rsync script for snapshot backups

Larry Irwin (gmail) mkitwrk at
Mon Jun 20 20:01:14 UTC 2016

The scripts I use analyze the rsync log after it completes and then 
sftp's a summary to the root of the just completed rsync.
If no summary is found or the summary is that it failed, the folder 
rotation for that set is skipped and that folder is re-used on the 
subsequent rsync.
The key here is that the folder rotation script runs separately from the 
rsync script(s).
For each entity I want to rsync, I create a named folder to identify it 
and the rsync'd data is held in sub-folders:
daily.[1-7] and monthly.[1-3]
When I rsync, I rsync into daily.0 using daily.1 as the link-dest.
Then the rotation script checks daily.0/rsync.summary - and if it 
worked, it removes daily.7 and renames the daily folders.
On the first of the month, the rotation script removes monthly.3, 
renames the other 2 and makes a complete hard-link copy of daily.1 to 
It's been running now for about 4 years and, in my environment, the 10 
copies take about 4 times the space of a single copy.
(we do complete copies of linux servers - starting from /)
If there's a good spot to post the scripts, I'd be glad to put them up.

Larry Irwin
Cell: 864-525-1322
Email: lrirwin at
Skype: larry_irwin

On 06/19/2016 01:27 PM, Simon Hobson wrote:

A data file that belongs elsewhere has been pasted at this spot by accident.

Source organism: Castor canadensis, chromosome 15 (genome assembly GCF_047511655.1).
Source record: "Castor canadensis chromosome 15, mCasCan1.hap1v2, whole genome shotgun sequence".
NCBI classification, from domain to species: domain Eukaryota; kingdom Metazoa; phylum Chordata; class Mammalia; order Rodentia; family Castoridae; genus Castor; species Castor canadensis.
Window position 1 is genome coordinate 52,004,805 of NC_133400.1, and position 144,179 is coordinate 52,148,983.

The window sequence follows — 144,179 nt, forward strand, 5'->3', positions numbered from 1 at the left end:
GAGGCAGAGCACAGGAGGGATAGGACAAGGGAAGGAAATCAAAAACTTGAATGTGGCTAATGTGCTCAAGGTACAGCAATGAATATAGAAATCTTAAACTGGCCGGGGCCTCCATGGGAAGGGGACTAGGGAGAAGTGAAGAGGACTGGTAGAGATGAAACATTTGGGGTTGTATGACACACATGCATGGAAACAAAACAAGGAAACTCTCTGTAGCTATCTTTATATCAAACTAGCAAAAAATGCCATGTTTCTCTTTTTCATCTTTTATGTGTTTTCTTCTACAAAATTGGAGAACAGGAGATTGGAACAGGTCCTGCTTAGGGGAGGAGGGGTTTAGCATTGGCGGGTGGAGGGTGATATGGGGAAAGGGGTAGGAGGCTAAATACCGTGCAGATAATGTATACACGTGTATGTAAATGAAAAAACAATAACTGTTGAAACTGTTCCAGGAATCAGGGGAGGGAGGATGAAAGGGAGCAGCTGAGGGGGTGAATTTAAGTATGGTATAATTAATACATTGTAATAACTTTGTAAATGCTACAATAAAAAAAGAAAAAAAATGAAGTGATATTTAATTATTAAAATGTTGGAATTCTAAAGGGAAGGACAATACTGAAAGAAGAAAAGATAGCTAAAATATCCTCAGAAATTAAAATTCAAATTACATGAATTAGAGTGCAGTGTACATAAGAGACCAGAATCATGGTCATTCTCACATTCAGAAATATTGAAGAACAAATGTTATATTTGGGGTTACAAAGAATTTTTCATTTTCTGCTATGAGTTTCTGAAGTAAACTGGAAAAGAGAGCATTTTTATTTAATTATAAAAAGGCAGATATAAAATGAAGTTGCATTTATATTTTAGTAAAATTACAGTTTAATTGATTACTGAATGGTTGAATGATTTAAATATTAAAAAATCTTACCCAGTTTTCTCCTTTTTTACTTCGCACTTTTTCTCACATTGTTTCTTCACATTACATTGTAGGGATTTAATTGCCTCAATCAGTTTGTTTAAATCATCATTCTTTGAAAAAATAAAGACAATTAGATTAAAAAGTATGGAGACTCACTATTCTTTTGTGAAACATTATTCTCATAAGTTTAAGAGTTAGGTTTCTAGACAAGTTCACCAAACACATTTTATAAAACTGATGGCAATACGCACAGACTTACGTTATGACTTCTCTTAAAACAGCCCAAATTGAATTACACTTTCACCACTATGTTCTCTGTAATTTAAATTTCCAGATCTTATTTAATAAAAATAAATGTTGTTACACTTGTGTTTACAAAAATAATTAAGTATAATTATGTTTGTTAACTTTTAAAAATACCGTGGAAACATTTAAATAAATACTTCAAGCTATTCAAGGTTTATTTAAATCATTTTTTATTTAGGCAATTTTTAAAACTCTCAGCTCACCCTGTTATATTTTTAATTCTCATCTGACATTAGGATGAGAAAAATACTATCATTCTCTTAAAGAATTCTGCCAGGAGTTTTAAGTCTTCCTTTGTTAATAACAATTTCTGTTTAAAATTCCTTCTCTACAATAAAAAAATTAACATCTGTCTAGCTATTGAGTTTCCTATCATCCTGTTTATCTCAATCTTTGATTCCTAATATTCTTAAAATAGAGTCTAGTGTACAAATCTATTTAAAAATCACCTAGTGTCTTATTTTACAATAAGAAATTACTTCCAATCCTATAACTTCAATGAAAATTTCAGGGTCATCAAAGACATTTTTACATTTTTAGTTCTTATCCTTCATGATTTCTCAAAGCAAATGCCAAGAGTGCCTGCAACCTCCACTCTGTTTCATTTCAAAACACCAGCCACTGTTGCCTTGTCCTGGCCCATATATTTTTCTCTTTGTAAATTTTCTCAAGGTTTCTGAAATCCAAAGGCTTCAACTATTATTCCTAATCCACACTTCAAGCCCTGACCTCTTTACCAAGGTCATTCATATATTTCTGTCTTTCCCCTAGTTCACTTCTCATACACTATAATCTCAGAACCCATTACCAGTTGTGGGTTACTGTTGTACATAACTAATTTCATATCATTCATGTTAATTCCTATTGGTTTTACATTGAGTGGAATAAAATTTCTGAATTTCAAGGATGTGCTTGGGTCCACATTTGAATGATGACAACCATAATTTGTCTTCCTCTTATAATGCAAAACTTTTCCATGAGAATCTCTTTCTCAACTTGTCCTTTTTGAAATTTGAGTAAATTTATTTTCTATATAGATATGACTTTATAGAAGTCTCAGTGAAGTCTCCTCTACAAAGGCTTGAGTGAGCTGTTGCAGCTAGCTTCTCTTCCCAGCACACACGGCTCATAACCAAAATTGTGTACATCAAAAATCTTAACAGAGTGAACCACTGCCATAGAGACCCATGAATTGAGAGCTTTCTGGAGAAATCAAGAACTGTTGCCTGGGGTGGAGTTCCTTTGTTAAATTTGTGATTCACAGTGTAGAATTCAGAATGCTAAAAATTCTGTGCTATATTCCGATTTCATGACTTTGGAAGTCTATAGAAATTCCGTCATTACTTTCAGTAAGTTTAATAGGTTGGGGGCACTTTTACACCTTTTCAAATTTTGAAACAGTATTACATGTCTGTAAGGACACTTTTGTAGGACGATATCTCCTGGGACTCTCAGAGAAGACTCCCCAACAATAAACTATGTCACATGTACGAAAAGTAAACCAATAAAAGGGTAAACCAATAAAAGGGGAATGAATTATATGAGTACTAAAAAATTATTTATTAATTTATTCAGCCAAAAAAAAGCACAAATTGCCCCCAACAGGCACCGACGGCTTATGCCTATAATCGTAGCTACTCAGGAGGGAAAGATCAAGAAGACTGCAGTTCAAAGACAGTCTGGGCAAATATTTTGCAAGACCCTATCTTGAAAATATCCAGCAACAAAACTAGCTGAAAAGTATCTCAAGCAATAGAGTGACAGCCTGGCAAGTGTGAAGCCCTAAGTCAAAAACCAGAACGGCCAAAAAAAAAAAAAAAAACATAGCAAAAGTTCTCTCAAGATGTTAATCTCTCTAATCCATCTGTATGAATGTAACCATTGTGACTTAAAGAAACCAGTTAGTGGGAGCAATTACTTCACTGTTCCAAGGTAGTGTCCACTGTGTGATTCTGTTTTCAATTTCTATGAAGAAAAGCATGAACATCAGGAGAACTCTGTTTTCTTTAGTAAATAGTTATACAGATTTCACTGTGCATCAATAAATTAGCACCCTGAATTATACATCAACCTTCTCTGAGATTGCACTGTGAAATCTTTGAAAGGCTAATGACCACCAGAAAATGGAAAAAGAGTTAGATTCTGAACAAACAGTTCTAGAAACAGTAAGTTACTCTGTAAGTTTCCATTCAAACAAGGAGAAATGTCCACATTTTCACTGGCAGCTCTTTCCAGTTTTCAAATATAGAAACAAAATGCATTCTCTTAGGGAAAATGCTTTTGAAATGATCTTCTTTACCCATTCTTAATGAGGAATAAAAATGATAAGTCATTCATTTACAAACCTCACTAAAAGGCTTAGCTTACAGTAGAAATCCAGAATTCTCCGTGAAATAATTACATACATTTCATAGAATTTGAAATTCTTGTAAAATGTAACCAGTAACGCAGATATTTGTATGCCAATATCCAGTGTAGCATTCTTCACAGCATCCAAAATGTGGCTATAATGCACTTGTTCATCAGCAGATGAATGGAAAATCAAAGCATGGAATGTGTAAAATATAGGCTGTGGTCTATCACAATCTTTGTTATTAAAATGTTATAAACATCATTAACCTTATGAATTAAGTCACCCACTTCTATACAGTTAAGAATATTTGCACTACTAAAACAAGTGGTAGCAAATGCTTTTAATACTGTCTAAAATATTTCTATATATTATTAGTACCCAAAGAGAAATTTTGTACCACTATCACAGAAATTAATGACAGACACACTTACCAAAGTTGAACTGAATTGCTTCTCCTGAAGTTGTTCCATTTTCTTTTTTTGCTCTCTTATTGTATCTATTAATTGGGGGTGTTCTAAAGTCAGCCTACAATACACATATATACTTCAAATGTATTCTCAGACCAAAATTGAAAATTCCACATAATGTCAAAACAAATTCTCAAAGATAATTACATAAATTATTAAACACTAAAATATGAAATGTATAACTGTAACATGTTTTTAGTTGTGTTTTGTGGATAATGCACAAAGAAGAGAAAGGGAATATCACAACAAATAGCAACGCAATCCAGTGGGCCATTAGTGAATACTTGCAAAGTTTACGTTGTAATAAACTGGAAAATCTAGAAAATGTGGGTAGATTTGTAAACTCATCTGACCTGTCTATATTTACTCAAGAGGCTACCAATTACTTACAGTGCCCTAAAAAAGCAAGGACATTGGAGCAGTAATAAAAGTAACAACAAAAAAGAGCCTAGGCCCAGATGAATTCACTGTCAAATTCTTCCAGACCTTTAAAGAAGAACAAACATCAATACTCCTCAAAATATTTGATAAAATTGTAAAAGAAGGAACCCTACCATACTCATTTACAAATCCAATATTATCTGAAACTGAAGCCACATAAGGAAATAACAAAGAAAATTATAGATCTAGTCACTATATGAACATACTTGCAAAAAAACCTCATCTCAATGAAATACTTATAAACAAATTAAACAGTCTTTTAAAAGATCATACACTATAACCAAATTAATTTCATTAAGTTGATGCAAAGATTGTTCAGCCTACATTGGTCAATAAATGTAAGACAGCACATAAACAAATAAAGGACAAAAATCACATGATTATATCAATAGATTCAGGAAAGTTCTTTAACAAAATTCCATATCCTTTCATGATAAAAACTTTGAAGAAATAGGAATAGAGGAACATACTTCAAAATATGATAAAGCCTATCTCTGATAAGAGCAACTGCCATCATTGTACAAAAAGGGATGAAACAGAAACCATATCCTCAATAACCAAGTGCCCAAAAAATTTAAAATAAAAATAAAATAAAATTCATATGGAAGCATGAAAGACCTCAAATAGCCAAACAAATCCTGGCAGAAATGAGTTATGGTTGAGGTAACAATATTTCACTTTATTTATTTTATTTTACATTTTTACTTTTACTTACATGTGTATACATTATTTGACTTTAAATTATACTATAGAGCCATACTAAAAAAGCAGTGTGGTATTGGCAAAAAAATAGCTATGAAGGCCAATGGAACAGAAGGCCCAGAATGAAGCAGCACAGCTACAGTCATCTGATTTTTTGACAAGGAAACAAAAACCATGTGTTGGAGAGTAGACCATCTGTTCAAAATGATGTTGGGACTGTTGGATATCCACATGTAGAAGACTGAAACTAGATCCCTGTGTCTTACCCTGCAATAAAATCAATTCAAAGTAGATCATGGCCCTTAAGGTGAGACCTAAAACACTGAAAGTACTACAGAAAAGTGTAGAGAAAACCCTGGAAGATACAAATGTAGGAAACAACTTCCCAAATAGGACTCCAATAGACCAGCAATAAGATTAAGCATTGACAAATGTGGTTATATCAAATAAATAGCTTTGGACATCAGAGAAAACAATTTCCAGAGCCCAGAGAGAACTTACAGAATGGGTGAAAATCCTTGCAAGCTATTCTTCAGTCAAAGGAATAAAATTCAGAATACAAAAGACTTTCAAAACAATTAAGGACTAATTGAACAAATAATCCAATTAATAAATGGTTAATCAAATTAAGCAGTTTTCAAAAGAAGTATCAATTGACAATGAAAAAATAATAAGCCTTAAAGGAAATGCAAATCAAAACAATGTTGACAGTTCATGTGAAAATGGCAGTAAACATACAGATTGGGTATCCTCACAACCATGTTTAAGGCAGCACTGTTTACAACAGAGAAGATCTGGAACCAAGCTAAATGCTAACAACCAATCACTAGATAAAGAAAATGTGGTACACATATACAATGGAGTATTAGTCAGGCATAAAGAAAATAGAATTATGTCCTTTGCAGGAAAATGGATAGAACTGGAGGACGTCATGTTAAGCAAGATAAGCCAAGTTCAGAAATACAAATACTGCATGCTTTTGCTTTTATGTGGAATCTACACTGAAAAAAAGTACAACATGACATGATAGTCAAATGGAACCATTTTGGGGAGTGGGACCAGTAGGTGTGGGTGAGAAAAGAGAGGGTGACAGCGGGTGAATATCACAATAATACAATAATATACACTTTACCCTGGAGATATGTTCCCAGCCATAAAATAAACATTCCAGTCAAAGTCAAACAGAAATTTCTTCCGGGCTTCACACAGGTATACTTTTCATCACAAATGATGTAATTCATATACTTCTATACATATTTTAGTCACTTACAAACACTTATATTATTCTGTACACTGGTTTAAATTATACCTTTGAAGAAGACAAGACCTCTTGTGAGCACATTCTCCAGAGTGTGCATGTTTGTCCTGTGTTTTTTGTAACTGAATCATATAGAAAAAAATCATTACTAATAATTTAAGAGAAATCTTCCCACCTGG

> Dennis Steinkamp <dennis at> wrote:
>> i tried to create a simple rsync script that should create daily backups from a ZFS storage and put them into a timestamp folder.
>> After creating the initial full backup, the following backups should only contain "new data" and the rest will be referenced via hardlinks (-link-dest)
>> ...
>> Well, it works but there is a huge flaw with his approach and i am not able to solve it on my own unfortunately.
>> As long as the backups are finishing properly, everything is fine but as soon as one backup job couldn`t be finished for some reason, (like it will be aborted accidently or a power cut occurs)
>> the whole backup chain is messed up and usually the script creates a new full backup which fills up my backup storage.
> Yes indeed, this is a typical flaw with many systems - you often need to throw away the partial backup.
> One option that comes to mind is this :
> Create the new backup in a directory called (for example) "new" or "in-progress". If, and only if, the backup completes, then rename this to a timestamp. If when you start a new backup, if the in-progress folder exists, then use that and it'll be freshened to the current source state.
> Also, have you looked at StoreBackup ?
> I does most of this automagically, keeps a definable history (eg one/day for 14 days, one/week for x weeks, one/30d for y years), plus it keeps file hashes so can detect bit-rot in your backups.

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